Why put much thought into learning zones?
What are learning zones? You are a new teacher. Classroom setup is a breeze, right? Just put those tables in a neat configuration, set up desk plates, seating, hang a few posters, and call it a day! If only life were so simple. Truthfully, learning zones may be the most important thing you establish in your classroom. Good organization will help you get off to a good start.
So, What kind of learning zones to consider?
For me, the most important learning zone is where I will teach small groups. By the door is NOT so good! Every time someone comes to the door, goes in or out, or another class is transitioning down the hall, “poof”! Student focus has left the building! The best location for your Small Group Zone is in a corner opposite the door. You will be able to keep the door activities in sight while maintaining focus on your small group lessons, one-one conferencing, assessing, etc.
1st BONUS TIP: Make sure your students are seated with their back to the door, facing you. This is where my small group met last year.
What other “quiet” zones can you identify?
Another learning zone to consider is the Library Center. Generally, library centers are filled with organized tubs by genre and author, comfy seating, and are nestled in a corner away from frequent student movement. Guess what? Library centers are great paired with your small groups area. BONUS TIP #2: Students who are in the library center will learn literacy skills as they “eavesdrop” on your group activities!
Which learning zones go well with your small group and library zones?
The computer and iPad centers are a perfect pairing as you move away from your quiet zones. They are a bit busier, but not as busy as block and tub activities.
Let’s Talk Noise!
Every teacher is different in how much noise he/she will tolerate. If a classroom is too quiet, I have always felt not much real learning or problem-solving must be going on. So, zoning your classroom is vital in keeping things manageable. If you have noticed, I began in a corner or along a wall, then moved clockwise around my room. We have finally arrived at the block and center tub area. Let’s face it, it will not be quiet. It is, however, far enough away (across the room-opposite side) that it will not interfere with your small group lessons. Here is your #3 BONUS TIP: Have students to use ASL motions to tell you something when you do not want to be disturbed. The letter sign for R is used for restroom, the sign for D is used for drink, and so on. Kids know these are non-verbal ways of communicating. Non-verbal communication when contacting the teacher can be the best thing you’ve ever done for center time each day!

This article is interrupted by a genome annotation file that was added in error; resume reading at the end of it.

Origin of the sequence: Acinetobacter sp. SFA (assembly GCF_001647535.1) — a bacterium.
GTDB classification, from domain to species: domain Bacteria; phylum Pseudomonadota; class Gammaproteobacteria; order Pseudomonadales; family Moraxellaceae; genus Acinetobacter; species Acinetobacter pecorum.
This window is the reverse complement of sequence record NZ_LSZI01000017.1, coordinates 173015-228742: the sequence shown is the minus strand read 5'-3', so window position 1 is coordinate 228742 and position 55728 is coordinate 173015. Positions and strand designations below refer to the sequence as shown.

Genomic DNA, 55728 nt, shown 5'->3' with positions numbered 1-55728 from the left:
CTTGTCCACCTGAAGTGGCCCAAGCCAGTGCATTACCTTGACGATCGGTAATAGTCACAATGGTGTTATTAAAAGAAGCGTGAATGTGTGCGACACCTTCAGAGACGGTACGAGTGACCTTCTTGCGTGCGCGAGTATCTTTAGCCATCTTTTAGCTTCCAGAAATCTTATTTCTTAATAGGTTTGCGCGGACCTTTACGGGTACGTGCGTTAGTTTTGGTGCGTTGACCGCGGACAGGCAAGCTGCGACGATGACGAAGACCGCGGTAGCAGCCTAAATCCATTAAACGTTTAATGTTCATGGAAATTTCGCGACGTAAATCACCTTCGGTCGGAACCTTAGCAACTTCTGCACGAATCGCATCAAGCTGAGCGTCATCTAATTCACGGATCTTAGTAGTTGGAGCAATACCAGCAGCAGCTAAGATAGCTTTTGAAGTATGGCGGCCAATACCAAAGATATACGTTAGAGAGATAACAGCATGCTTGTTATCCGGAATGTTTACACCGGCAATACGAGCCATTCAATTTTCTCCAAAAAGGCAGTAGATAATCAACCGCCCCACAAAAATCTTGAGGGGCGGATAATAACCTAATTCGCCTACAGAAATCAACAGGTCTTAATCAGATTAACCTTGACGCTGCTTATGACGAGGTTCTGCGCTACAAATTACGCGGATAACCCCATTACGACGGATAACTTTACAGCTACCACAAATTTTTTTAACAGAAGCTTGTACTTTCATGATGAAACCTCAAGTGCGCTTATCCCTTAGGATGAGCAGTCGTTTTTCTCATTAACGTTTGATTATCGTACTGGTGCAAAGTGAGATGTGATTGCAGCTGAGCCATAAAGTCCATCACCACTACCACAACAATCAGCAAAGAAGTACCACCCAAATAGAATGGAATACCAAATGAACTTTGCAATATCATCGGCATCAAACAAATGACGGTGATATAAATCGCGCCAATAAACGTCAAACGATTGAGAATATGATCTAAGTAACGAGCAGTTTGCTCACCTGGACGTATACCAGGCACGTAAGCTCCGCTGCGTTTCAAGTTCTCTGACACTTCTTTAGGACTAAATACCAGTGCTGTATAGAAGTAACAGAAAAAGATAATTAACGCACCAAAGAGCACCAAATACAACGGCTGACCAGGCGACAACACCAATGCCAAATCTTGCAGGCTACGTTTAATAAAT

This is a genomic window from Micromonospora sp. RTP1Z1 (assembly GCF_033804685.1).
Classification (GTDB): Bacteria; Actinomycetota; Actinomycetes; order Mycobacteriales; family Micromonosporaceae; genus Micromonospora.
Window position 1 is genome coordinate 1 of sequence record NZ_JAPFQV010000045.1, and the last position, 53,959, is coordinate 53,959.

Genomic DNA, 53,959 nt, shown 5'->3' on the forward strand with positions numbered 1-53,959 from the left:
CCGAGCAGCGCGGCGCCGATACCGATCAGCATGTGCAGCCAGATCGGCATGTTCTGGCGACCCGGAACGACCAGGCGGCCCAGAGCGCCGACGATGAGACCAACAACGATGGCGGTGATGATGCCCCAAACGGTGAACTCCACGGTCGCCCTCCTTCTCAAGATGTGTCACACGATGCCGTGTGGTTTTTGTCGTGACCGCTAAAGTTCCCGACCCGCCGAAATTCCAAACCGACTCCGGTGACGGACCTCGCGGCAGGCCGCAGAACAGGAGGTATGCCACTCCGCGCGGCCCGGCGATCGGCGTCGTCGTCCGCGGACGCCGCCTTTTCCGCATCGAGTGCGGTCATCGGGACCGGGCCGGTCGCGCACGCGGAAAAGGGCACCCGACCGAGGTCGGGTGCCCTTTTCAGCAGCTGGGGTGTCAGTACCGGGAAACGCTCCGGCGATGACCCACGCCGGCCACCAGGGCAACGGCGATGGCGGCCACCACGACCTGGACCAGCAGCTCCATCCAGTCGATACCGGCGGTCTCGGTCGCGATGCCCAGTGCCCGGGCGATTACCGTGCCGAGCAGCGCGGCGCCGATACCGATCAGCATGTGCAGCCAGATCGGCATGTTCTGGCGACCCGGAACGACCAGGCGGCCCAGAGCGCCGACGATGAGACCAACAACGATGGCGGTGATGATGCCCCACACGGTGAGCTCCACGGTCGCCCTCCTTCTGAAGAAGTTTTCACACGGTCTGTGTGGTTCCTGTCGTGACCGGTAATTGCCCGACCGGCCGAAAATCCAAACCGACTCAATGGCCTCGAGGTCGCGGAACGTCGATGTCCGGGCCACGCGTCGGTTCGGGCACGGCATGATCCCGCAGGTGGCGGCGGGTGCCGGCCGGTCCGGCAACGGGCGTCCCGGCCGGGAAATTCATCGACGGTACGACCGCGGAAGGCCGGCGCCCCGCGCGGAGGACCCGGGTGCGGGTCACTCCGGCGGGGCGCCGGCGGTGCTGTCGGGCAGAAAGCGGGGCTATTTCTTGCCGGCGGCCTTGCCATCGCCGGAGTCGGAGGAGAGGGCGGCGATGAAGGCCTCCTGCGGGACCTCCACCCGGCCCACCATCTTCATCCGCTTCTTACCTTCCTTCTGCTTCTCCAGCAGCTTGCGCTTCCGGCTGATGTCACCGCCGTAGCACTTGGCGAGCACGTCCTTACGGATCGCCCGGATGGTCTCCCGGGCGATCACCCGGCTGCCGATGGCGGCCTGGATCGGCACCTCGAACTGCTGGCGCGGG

Large Group Zone for All the Tubs and Games
The last learning zone that rings all the bells and whistles for noise is the whole group zone. This area should be open with lots of space for students to take center tubs, tech learning (like Bee Bots or Code and Go Mice), games, puzzles…play-doh and more. Your last BONUS TIP: Have students to use table tops across the room for play-doh, or have them to take lap desks to areas across the room away from your small group area.
Zoning your classroom is the most important setup tool you have in being prepared for school. Teaching routines and procedures will go more smoothly too!
Other Resources you may find useful:
Our new #tfedubasics Chat meets every Wednesday at 8:30 EST (7:30 CST). Our very first chat was about learning zones for optimal learning. You can read the archive of our chat here. Lots of good ideas are shared in our chats! We hope you will join us! #tfedubasics on Twitter!
Join our #tfedubasics Facebook Group for free resources, and to continue the discussion:
Use this free template to do a virtual design of your learning space:
Need some things for your classroom? Look at these products in my Teachers Pay Teachers Store!
Thank you for reading!